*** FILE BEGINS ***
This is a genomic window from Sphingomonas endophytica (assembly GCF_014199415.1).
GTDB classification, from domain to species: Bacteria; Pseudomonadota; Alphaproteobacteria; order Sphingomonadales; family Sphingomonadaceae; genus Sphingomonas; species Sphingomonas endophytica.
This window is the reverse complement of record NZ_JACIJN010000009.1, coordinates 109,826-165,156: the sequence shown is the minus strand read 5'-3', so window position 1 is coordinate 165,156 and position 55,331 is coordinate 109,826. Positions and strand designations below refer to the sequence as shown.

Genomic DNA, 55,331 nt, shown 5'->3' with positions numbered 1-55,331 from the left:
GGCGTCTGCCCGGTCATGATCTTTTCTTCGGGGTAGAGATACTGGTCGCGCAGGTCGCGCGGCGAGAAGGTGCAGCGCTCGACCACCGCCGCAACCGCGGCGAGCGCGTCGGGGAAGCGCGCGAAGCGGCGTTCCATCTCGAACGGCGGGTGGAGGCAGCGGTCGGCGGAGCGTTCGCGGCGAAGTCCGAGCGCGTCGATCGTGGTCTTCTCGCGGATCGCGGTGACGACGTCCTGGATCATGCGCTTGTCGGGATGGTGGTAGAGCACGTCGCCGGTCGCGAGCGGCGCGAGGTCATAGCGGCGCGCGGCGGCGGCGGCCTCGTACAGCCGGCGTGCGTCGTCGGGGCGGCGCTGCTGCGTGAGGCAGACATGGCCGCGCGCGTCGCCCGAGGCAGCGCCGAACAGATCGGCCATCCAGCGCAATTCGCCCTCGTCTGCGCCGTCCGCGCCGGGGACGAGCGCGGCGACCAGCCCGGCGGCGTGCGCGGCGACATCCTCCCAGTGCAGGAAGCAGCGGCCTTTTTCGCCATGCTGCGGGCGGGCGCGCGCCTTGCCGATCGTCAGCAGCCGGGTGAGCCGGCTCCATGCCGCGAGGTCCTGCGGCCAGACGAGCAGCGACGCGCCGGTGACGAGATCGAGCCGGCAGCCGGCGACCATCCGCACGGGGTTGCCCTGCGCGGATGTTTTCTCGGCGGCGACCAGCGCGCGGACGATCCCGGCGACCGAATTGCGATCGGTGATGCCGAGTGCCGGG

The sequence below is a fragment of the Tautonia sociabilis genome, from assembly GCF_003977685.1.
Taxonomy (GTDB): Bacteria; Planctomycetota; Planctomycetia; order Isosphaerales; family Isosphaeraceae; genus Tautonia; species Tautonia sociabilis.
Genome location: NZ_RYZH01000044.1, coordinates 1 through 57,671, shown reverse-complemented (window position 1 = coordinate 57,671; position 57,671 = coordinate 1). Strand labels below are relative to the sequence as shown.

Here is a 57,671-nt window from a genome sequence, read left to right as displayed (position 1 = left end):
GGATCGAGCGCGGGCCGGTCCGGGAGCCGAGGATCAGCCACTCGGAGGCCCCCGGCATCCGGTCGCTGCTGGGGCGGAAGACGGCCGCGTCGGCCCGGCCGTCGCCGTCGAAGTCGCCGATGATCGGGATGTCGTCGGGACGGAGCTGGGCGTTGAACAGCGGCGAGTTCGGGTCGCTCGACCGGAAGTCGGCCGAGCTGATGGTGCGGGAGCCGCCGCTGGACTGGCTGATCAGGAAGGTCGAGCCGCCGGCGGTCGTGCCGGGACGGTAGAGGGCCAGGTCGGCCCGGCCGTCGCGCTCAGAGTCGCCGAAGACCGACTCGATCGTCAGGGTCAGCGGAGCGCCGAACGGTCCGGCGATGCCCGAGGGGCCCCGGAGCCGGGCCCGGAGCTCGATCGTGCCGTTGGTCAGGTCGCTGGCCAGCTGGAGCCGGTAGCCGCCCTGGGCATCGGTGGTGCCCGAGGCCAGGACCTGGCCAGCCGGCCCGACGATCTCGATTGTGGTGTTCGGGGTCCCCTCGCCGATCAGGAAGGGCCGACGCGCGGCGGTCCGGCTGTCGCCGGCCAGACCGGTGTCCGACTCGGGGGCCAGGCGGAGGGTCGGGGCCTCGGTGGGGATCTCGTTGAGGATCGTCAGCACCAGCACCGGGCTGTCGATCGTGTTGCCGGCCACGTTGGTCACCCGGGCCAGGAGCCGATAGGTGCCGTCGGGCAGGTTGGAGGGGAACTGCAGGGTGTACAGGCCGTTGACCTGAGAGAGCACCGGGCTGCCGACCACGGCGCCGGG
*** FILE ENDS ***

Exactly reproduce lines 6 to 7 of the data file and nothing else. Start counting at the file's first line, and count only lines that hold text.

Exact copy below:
The sequence below is a fragment of the Tautonia sociabilis genome, from assembly GCF_003977685.1.
Taxonomy (GTDB): Bacteria; Planctomycetota; Planctomycetia; order Isosphaerales; family Isosphaeraceae; genus Tautonia; species Tautonia sociabilis.